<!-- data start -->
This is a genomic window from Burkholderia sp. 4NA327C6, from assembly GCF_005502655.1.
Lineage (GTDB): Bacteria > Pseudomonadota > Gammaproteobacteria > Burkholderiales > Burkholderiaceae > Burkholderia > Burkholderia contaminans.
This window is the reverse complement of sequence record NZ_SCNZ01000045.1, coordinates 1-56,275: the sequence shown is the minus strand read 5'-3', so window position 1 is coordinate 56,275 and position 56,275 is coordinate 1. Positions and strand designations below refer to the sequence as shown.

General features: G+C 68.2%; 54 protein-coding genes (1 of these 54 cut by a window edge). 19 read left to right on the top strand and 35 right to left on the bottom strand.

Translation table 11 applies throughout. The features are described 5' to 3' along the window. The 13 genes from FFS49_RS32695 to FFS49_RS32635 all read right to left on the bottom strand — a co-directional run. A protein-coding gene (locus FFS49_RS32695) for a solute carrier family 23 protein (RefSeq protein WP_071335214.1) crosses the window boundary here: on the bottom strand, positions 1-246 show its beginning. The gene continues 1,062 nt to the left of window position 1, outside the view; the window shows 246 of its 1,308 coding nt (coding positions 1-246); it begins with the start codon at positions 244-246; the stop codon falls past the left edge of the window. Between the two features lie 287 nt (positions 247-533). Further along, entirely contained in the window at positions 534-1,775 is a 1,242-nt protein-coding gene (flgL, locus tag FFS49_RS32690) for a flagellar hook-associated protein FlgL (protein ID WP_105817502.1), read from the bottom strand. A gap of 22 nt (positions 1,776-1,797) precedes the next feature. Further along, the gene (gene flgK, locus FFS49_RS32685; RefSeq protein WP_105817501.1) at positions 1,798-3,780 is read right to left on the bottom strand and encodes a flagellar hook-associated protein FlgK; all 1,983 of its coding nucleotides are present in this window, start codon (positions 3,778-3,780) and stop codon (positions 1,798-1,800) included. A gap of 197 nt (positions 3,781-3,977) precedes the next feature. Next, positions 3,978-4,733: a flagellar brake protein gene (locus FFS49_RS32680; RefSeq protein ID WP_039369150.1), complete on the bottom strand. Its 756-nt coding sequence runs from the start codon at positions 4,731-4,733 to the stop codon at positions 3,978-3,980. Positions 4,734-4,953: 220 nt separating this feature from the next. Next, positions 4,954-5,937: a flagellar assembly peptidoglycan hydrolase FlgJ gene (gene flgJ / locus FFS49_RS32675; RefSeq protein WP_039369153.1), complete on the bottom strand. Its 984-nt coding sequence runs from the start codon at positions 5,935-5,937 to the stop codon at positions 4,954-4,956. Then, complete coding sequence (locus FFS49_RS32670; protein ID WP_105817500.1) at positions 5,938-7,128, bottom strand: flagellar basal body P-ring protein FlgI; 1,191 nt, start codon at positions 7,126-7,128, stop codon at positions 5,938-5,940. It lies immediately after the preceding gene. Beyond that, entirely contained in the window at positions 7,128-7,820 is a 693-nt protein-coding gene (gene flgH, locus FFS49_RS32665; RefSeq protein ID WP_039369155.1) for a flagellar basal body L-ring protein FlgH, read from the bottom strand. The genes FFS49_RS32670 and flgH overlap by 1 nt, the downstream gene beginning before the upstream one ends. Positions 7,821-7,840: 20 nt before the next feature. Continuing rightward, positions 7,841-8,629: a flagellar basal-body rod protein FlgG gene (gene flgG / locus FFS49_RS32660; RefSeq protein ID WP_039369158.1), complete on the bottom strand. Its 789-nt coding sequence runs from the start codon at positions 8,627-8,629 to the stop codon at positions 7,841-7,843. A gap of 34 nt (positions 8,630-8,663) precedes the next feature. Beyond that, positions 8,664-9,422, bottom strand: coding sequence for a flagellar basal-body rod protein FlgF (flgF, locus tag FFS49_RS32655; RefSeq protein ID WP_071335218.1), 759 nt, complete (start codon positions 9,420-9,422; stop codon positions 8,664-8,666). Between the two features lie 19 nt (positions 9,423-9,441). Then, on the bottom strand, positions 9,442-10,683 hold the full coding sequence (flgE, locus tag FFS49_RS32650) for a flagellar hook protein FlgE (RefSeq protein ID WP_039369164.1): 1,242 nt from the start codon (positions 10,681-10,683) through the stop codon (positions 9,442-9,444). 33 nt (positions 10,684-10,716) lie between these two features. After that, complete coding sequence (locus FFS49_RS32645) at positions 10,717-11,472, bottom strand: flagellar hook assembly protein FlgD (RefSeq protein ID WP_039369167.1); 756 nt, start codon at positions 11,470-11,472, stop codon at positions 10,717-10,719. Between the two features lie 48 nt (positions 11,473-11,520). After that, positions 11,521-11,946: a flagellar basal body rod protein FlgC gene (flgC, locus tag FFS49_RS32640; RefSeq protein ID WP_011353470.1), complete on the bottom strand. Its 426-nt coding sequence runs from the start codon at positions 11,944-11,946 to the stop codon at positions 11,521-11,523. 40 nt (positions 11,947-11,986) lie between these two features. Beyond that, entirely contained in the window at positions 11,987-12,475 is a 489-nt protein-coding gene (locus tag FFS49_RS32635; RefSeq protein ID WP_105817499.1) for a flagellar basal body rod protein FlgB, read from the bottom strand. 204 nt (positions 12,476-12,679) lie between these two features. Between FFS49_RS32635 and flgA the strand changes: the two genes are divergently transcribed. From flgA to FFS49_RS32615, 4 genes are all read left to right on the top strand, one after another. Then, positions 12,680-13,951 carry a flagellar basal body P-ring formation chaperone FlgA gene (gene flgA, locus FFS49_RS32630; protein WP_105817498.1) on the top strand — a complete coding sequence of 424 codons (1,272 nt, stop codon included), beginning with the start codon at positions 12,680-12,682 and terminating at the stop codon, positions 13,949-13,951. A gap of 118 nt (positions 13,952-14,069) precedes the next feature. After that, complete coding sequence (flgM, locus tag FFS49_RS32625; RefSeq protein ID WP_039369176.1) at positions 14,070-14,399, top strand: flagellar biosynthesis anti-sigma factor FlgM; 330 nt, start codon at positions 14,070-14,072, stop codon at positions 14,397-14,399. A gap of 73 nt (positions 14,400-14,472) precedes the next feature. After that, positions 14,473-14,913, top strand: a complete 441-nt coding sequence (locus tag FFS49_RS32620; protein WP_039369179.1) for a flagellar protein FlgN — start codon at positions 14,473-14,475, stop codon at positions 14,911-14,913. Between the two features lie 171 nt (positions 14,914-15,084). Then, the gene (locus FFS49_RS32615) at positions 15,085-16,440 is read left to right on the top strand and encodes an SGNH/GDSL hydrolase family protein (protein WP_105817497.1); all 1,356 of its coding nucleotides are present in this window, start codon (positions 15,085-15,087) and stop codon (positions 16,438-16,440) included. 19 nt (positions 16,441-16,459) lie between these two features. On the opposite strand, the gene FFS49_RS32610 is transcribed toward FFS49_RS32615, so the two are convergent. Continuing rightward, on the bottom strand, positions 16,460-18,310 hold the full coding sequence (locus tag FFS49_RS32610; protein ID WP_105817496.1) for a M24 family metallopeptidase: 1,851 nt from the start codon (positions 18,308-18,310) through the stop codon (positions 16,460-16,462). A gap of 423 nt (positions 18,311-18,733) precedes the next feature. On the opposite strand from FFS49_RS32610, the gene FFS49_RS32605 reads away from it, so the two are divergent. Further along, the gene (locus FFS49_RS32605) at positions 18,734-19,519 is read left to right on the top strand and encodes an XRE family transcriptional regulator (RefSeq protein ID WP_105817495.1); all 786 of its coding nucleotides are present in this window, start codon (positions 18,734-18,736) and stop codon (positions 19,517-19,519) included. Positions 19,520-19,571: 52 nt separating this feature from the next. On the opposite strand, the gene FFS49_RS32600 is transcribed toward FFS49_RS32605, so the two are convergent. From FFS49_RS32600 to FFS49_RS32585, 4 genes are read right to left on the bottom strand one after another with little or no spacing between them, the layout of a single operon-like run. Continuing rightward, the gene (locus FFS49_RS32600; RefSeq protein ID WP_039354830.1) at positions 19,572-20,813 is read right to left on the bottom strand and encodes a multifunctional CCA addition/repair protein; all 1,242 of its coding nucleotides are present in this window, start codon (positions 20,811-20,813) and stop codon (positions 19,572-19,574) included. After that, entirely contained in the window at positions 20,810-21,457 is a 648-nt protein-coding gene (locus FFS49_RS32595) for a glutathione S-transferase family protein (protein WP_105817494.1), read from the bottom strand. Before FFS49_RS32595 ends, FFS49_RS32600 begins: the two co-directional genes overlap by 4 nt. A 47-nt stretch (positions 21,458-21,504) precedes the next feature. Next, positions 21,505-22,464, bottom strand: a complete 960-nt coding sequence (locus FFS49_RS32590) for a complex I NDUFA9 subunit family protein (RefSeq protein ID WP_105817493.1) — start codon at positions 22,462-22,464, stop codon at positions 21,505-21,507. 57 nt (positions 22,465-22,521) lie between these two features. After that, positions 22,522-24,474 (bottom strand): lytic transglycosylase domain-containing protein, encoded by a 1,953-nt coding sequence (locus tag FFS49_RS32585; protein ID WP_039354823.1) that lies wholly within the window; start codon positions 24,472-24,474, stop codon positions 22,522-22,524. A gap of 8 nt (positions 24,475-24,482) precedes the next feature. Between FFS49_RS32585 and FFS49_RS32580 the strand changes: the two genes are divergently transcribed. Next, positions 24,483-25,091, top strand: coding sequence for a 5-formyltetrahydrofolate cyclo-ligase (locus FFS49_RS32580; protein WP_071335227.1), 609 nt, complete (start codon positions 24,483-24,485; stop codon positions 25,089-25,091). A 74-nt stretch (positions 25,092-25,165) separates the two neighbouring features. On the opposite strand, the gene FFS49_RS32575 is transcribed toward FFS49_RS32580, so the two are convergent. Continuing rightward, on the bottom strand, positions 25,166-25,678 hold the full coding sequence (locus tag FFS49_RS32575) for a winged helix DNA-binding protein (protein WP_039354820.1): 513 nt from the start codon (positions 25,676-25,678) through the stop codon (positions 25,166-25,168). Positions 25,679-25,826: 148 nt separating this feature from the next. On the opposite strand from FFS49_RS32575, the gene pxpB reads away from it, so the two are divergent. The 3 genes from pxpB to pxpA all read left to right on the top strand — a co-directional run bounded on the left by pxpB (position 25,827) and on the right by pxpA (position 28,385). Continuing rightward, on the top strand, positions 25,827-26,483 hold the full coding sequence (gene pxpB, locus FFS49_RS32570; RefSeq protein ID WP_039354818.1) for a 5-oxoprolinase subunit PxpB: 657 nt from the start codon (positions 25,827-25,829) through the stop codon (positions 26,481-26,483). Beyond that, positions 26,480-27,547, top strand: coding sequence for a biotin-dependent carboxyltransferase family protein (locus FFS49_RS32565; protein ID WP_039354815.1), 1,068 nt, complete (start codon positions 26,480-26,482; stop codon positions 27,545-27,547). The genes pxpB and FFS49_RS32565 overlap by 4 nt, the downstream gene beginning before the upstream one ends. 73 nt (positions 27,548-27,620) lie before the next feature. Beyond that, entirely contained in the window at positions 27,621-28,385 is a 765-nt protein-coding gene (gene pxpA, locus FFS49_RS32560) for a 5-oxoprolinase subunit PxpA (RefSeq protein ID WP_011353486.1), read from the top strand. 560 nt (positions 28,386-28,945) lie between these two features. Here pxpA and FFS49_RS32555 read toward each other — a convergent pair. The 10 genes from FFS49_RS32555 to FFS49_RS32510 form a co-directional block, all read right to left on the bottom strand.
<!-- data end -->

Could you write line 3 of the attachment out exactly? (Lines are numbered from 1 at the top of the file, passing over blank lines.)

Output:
This window is the reverse complement of sequence record NZ_SCNZ01000045.1, coordinates 1-56,275: the sequence shown is the minus strand read 5'-3', so window position 1 is coordinate 56,275 and position 56,275 is coordinate 1. Positions and strand designations below refer to the sequence as shown.